Trevor Miller gets his game face on before serving up hot sauce to curious customers. Peppers of Key West has nearly 1,000 kinds of hot sauce in the store located on Greene Street.

Pete Legrady quit his corporate job in a cubical to open a one-of-a-kind hot sauce wonderland, with close to 1,000 flavors of sauce with varying intensity levels. Legrady said each and every one has a perfect pairing in the world of food.

“Our cherry pomegranate hot sauce is sensational on cheesecake with chocolate gram crackers. The contrast between the flavors is phenomenal,” said Legrady, “and not all the sauces are hot. There is a sauce for every food.”

But some are. Upon entering Peppers of Key West on Greene Street, expect to be seated at a hot sauce sampling bar, where sauce bartenders will serve whichever suits your taste buds.  There are sweet sauces with mangoes, passion fruits and cherries best tried on tortilla chips and flaming hot concoctions that are sampled a drop at a time on a toothpick.

John Gannon is a visiting tourist from upstate New York.

“The hot sauce tasting is a great time and something I have never done before,” said Gannon. “It gives the opportunity to find what sauce suites your palate.”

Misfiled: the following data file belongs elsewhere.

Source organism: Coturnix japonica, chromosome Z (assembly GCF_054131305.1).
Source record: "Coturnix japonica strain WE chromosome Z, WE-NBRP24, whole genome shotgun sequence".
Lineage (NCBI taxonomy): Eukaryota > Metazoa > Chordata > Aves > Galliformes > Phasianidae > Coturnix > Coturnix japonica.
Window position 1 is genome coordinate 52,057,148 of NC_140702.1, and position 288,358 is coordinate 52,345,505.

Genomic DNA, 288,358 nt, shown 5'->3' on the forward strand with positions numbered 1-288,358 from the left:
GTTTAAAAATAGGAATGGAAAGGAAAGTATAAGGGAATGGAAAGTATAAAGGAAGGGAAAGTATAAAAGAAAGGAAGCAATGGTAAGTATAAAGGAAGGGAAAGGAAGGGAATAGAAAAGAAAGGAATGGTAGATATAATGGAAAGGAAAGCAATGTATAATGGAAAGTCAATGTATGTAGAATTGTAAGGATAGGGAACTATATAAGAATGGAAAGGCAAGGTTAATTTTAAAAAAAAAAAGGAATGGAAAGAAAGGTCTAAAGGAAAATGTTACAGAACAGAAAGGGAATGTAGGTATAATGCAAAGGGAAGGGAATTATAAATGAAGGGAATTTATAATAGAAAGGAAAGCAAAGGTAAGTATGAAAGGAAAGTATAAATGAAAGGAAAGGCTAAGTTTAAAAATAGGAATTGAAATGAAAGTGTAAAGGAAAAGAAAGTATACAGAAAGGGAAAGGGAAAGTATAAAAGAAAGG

Some of the condiments are extremely hot and require extreme caution.

“You have to be careful when touching some sauces because you can get blisters from the capsaicin. I have a chemical mask from when I was in the Marines to clean up some of the really hot ones if they spill,” said Legrady, with complete seriousness.

Capsaicin is what makes the sauces spicy and they are measured scientifically with scoville units. The ingredient is in all peppers except bell peppers and the extract also has medicinal uses, according to Legrady.

“I read a New York Times article that capsaicin treats colon cancer and reduces prostate cancer. They also use it in creams and ointments for an effect like Icy Hot,” he said.

Most hot sauces feature ghost, habanero, jalapeno, scotch bonnet and red peppers.  Spices can have a euphoric effect of the body. According to Legrady, it’s similar to a high from running a short sprint or lifting weights.

Some of the Peppers signature sauces are Legrady’s own concoctions, others are a team effort with the help of employees. The labels are exclusive to the Key West store and not sold anywhere else.

“I have customers in Japan, Sweden, Greenland, Germany and Canada as well as all over the states,” said Legrady. “Hot sauce is supposed to expand 11 percent in 2014 and it is becoming increasingly popular.”

Peppers of Key West ships internationally and is constantly working on new recipes.  Visit their website at or like them on Facebook.


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